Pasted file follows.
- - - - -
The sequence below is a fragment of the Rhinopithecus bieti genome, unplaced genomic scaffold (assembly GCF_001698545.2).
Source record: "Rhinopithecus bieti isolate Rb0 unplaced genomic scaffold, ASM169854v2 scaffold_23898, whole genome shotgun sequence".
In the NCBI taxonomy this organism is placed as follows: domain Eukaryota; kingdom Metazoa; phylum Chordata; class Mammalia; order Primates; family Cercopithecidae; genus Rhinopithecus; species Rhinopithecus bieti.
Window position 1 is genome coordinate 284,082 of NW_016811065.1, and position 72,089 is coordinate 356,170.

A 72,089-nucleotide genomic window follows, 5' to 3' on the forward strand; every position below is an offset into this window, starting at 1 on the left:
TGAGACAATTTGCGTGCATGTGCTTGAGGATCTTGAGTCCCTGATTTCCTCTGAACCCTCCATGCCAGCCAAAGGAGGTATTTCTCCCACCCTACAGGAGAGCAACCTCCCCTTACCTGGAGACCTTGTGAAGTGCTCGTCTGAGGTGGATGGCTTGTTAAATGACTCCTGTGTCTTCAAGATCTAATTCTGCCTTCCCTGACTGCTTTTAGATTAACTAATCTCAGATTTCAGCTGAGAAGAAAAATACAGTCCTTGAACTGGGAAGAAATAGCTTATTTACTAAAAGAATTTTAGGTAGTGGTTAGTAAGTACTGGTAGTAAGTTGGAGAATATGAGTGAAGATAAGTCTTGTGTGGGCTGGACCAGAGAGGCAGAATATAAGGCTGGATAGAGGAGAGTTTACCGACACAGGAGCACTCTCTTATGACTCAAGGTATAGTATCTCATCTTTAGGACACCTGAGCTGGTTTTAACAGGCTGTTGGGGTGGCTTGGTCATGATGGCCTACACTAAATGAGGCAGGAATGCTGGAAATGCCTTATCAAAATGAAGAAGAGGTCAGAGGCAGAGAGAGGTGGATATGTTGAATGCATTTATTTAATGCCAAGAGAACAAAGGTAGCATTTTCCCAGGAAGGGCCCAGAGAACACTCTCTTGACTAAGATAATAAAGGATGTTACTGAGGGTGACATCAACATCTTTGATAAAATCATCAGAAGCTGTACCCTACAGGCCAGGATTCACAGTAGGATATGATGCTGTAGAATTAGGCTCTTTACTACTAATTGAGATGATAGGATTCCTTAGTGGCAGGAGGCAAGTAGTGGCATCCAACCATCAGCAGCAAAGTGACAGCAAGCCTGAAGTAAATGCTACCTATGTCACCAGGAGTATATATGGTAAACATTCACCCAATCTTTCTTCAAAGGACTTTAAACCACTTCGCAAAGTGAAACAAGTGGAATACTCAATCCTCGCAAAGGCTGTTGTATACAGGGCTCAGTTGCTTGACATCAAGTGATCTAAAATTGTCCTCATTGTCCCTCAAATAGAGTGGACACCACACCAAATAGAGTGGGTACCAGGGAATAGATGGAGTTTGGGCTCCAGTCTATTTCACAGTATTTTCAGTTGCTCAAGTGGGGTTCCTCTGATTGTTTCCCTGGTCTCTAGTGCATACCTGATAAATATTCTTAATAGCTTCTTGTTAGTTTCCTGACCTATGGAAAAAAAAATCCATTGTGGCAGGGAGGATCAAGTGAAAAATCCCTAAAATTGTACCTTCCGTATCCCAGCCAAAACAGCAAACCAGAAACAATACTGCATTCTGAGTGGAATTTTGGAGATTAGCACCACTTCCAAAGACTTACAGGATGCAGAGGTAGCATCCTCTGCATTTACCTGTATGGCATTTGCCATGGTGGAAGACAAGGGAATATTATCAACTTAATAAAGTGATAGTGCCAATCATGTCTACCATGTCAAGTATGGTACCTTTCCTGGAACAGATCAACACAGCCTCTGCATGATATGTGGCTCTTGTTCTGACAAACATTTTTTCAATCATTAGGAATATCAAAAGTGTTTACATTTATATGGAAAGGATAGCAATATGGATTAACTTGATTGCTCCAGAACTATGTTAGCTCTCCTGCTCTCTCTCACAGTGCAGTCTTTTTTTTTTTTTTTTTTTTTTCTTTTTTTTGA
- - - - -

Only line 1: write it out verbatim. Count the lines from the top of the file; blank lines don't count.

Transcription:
The sequence below is a fragment of the Rhinopithecus bieti genome, unplaced genomic scaffold (assembly GCF_001698545.2).